At a Court held for Mecklenburg County the 18th August 1828. The foregoing last will and testament of Bartlett Cole, deceased was produced into Court and proved by the oaths of James Johnson and Zachariah Curtis subscribing witnesses thereto and ordered to be recorded. And [on the motion of] Edward Cole the Executor therein named appeared in Court and refused to take upon himself the burden of the executor thereof. And on motion of Samuel G. Johnson who made oath and together with Samuel Young and Edward Cole his securities entered into and acknowledged bond in the penalty of $3,000 conditioned as the law directs. Certificate is granted him for obtaining letters of administration on said estate with the will annexed. E. L. Tabb, Cl."

Mecklenburg County, Virginia Will Book #14, page 19:
On August 30, 1828, an inventory and appraisement of the property of Bartlett Cole was recorded. It was submitted into Court by James Johnson, J. Brown and Crawford McDaniel on November 16, 1835. His estate included many household and farm items as well as a parcel of wheelwright's tools, a lot of wheelwright's timber and a pair of cart wheels indicating Bartlett may have been a wheelwright.

Mecklenburg County, Virginia Will Book #14, page 20:
Bartlett's estate sale was held on August 30, 1828 and was entered into Court on November 16, 1835. Those that purchased items included Edward T. Cole, Phoebe Cole, Nancy Whittimore, Mary Cole, Robert B. Crews, Peter T. Furgeson, John Curtis, W. V. Jackson, James J. Johnson, A. K. Green, Alex Johnson, Green Jackson, Alfred Vaughan, R. C. Tucker, Augustin Smith, J. M. Curtis, John T. Cole, T. Cole and P. Cole. Most of the items were common goods but Peter Furgeson purchased Bartlett's saddle and Alfred Vaughan bought a pair of compasses. The sale brought a total of $31.

Family Tree Maker 2009 Platinum, Deluxe & Essentials plus

I finally remembered what I wanted to write about yesterday...Family Tree Maker 2009. I was in Staples the other day and noticed that they had Family Tree Maker 2009 for sale. As a matter of fact, it was on sale. I do not remember the specifics but I think it was like $30 off or something for the Platinum edition.

The thing that caught my eye was the free, 6-month membership to In my book, that makes it a pretty good deal, especially with the rebate/discount that the store offered. Again, do not quote me on the exact price, but I think it was about $60 for the program and the six-month membership...a pretty good value after the money off.

I started checking around online and found that there are at least three versions of FTM 2009. They are Platinum, Deluxe and Essentials. There are several difference between the three packages and I will go ahead and list them below. I am taking this part from the product descriptions at
  • Platinum - Includes a six-month subscription to, interactive training tutorial, The Family Tree Maker Little Book of Answers, a 25% off coupon for Ancestry DNA and a 15% discount on a professionally printed family history book or poster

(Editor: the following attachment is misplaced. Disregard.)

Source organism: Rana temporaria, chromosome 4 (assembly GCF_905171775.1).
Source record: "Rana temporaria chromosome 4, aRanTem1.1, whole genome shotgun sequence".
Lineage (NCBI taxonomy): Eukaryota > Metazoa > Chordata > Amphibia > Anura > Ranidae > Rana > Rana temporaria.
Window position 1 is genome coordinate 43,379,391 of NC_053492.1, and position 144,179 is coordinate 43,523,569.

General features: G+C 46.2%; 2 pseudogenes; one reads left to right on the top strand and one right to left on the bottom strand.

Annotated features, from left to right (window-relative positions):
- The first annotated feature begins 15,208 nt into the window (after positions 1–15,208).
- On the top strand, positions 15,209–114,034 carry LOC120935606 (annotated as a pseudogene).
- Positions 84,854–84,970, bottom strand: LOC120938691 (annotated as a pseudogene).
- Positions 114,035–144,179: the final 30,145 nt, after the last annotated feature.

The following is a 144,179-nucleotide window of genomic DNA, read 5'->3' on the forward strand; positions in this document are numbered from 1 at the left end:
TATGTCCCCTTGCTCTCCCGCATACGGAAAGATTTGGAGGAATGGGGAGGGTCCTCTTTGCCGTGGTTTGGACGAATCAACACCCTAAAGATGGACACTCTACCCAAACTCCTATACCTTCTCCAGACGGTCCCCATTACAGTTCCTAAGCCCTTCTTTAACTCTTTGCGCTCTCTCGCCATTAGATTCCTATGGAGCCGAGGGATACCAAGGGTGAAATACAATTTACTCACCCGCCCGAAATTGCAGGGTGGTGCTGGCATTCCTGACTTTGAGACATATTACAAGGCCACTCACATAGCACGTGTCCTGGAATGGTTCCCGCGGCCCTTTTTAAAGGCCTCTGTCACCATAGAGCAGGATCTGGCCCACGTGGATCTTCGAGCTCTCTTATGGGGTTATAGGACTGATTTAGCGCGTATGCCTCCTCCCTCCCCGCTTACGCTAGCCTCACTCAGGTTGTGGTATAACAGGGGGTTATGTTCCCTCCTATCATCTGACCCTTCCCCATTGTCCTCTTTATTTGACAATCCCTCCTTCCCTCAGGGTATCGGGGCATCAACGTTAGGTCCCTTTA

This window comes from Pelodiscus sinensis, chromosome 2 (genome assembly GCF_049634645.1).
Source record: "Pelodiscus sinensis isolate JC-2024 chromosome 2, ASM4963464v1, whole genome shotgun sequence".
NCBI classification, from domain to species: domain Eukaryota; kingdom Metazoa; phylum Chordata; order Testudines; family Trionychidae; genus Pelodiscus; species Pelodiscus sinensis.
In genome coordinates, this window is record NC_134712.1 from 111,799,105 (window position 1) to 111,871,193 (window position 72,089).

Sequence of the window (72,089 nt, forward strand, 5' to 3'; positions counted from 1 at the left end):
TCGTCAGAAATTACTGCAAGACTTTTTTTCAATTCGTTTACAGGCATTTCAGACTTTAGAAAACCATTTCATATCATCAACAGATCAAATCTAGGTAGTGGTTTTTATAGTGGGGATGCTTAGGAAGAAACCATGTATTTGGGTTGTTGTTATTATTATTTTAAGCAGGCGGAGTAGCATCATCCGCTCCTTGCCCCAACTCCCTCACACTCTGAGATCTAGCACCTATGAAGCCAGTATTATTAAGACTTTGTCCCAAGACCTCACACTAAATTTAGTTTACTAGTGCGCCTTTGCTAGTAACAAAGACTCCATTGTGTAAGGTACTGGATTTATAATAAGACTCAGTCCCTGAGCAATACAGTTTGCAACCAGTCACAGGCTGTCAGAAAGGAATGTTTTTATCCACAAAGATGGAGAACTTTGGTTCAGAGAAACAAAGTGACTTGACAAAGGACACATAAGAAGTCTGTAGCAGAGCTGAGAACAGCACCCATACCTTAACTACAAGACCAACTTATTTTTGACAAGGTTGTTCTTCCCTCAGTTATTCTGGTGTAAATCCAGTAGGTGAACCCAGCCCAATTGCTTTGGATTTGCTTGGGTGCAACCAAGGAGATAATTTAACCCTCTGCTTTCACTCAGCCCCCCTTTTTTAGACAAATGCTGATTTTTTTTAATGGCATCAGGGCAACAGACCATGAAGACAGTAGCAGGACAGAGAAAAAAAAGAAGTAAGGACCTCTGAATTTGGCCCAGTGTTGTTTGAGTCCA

• Deluxe - Includes three-month subscription to, interactive training tutorial, The Family Tree Maker Little Book of Answers, a 25% off coupon for Ancestry DNA and a 10% discount on a professionally printed family history book or poster
  • Essentials - Includes one-month subscription to, interactive training tutorial and The Family Tree Maker Little Book of Answers
That seems like a pretty sweet deal in the long run. Family Tree Maker 2009 is sorta pointless if you do not have a membership to in my view. Maybe that is a bit of an overstatement. You can use FTM 2009 without an Ancestry membership but you would loose a lot of the bells and whistles. It would be like driving a convertible that you could not put the top down.

If you were thinking about buying FTM 2009, now seems to be a good time. I would try going to Staples first and checking to see if the still have the rebate. If not, click the link below and buy it from the Ancestry Store.

Family Tree Maker 2009

Wednesday, October 15, 2008

Census Day...why is the exact date important?

One of the most fundamental things you need to know with American genealogy would be when and what is census day. Census day is the exact date upon which a decennial (10-year) United States Federal Census reflects an image of the nation's people. It is a snapshot of the US population on that given date in time.

This is the key thing to remember....there are two dates on every page of the United States census. Those dates are the census day and the date on which the census was taken. THESE ARE TWO TOTALLY DIFFERENT AND SEPARATE DATES!!!

Think of it like this...

There was no possible way for every person in America to be recorded on the census on just one day. It took weeks, perhaps even months, to record everyone in a major city or sprawling county. The date that census taker actually recorded a household is written in his handwriting at the top of each census page (at least after 1850). This date does not really mean anything to a researcher. The only date that matters is the "census day" date and here is why...

For example, in 1850 census day was June 1. If someone died on June 5th and the census taker showed up on June 10th, the deceased person would have been included on the census as if they had not died! They were alive on census day, the day that was "frozen" as an image of the United States and its population.

What does this mean to a researcher? If a person was listed on the 1850 census, you cannot assume that he did not die between June 1 and the date of the census enumeration.

Let's imagine that I had an ancestor that I knew died in 1910 from his tombstone but it did not give the specific date. After looking at the 1910 census, I find my ancestor living in Mecklenburg County. The census page was dated May 12th. I might therefore begin to search for an obituary or death record between May 12th and December 31st of 1910 BUT I WOULD BE WRONG!!!